Events

Every human utterance, no matter how simple or straightforward, is constrained by its context and intended purpose. Accounts of pragmatic knowledge and processing are necessary to fully explain how infants learn language in the context of social interactions, and how adults use the system to communicate in actual conversations. It’s exciting, then, that the field of experimental pragmatics has been growing rapidly for the last 15 years. However, the new experimental data stand alongside fundamental but unresolved theoretical questions. What does pragmatic competence consist of? What does it mean for a sentence to “mean” something? Where do we draw the line between linguistic meaning and the rest of human cognition? In the face of such questions, the prospects for progress in experimental pragmatics may seem bleak. But I argue that the tools of psycholinguistic research are actually well suited for dealing with these issues. While traditional linguistic theory depends on defining an “idealized speaker-hearer” as the object of study, psycholinguistic models are designed to account for the behavior of actual humans, which reflects a mix of competence and performance effects and contributions from multiple cognitive systems.

In the first part of the talk, I discuss the interpretation of pragmatic processing experiments. Studies on pragmatic processing in comprehension are often intended to adjudicate between different competence theories. Similar to early work on syntactic processing, these efforts are limited by the lack of a realistic linking hypothesis to constrain predictions about behavior. (Sentence processing experiments are no better suited to distinguishing Grice from Relevance Theory than they are to distinguishing “copies" from “traces".) I outline a framework for understanding pragmatic behavior in terms of competence and multiple layers of performance mechanisms. I discuss how this framework might elucidate some apparently conflicting results on adult’s processing of scalar implicature in comprehension.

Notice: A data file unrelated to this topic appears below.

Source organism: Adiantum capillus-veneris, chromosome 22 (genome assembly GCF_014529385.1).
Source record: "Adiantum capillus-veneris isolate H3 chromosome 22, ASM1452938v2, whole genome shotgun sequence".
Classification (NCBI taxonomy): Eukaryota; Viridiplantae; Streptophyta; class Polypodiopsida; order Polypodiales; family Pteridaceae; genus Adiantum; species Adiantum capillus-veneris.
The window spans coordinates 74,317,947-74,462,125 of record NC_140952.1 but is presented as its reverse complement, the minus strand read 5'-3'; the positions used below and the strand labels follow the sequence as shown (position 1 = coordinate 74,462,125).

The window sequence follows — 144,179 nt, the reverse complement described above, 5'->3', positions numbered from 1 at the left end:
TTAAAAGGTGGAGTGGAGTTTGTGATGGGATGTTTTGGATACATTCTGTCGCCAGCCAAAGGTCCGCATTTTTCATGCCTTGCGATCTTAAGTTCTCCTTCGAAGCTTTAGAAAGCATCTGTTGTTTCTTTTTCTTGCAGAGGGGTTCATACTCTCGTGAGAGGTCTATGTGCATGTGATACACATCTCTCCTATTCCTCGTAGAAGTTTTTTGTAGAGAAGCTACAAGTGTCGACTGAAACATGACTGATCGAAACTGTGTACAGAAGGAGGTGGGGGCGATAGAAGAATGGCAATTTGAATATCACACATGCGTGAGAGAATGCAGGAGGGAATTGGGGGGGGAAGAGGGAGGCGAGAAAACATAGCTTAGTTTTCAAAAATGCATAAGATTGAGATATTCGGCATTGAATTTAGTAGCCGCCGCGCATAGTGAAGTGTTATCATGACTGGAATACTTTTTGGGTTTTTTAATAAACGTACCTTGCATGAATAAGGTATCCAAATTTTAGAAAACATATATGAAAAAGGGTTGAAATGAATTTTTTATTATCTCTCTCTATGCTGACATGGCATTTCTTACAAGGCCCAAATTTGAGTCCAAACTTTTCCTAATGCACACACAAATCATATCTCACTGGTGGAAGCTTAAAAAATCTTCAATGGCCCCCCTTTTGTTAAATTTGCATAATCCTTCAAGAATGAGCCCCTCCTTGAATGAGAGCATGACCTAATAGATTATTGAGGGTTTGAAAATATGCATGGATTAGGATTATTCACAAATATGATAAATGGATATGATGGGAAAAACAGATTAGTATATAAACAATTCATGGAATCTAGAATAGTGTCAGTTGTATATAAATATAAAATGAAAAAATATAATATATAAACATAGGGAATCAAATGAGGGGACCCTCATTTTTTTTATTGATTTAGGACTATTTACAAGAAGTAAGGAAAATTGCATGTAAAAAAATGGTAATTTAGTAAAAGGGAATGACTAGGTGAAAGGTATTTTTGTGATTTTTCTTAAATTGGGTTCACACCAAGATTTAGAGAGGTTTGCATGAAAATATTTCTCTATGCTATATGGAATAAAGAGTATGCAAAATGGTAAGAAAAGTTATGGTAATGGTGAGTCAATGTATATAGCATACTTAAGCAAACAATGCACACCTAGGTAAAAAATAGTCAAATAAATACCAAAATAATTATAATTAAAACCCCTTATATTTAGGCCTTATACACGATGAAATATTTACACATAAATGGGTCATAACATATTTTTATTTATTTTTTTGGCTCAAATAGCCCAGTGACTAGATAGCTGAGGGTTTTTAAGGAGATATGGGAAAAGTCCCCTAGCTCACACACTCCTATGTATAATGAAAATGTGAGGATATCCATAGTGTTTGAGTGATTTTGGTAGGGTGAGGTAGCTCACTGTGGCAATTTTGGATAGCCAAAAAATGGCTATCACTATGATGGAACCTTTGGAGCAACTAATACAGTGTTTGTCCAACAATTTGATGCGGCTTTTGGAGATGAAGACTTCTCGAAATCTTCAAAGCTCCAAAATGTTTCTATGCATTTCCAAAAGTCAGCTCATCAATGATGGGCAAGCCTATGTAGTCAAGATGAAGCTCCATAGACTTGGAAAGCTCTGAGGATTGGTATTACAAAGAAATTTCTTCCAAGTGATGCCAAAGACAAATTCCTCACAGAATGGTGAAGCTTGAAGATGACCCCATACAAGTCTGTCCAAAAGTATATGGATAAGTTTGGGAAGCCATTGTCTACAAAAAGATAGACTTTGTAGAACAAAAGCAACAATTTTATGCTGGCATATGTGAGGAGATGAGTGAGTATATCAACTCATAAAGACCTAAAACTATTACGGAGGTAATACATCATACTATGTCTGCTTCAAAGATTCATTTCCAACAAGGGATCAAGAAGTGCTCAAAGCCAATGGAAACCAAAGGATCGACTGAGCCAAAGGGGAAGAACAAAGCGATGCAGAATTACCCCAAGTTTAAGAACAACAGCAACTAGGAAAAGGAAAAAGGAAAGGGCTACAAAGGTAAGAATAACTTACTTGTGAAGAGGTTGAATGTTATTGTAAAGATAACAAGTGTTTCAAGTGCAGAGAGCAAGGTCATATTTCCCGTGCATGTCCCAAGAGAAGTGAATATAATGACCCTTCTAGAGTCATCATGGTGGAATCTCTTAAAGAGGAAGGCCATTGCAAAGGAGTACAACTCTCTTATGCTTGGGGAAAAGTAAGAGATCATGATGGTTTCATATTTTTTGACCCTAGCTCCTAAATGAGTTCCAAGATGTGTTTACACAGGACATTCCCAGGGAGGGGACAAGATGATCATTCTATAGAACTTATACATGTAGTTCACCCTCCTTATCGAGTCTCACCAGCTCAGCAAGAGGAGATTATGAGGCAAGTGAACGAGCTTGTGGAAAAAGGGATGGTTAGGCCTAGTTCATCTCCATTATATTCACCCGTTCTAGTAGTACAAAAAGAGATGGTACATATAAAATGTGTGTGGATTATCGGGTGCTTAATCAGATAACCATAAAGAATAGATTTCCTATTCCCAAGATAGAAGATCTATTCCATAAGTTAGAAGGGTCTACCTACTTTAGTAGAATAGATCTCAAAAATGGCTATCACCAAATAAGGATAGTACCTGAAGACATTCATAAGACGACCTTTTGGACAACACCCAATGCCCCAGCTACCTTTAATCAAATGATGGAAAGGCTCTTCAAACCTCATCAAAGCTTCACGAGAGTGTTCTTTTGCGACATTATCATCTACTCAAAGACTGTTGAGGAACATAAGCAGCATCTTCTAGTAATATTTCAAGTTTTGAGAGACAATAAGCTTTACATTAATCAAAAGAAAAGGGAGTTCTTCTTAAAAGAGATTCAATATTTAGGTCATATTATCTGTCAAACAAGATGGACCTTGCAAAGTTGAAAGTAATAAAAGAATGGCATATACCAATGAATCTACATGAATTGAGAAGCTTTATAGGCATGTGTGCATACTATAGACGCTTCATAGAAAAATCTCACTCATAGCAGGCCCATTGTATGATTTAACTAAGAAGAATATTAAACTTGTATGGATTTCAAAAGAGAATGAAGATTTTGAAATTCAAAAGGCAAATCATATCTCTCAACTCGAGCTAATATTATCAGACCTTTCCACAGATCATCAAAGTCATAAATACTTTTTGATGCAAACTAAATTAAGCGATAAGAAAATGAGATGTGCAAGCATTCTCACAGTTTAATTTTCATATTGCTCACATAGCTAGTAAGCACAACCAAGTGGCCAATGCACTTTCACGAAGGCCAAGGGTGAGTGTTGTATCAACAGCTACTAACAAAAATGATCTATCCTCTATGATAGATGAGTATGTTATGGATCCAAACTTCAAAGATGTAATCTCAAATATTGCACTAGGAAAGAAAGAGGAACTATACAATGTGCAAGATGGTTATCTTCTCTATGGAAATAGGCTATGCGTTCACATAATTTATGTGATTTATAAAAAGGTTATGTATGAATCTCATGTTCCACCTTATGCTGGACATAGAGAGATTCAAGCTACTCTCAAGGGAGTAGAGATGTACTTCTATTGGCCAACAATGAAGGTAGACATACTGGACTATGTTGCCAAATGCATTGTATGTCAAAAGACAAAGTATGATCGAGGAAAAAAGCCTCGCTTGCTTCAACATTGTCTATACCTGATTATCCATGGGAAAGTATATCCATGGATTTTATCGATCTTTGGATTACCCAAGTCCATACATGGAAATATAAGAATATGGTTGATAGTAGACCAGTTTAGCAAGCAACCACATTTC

In the second part of the talk, I discuss how this framework helps to make sense of apparently contradictory claims about children's pragmatic development. Children are impressively sensitive in some pragmatic tasks, and yet often have difficulty understanding non-literal meaning. I discuss two examples from my own work that illustrate the complex pattern of children's strengths and weaknesses: 3-year-olds' interpretations of indirect requests and of belief reports. I argue that core components of pragmatic knowledge seem to be in place as early as we’ve tested, but mechanisms for deploying this knowledge in the course of comprehension undergo significant development throughout childhood.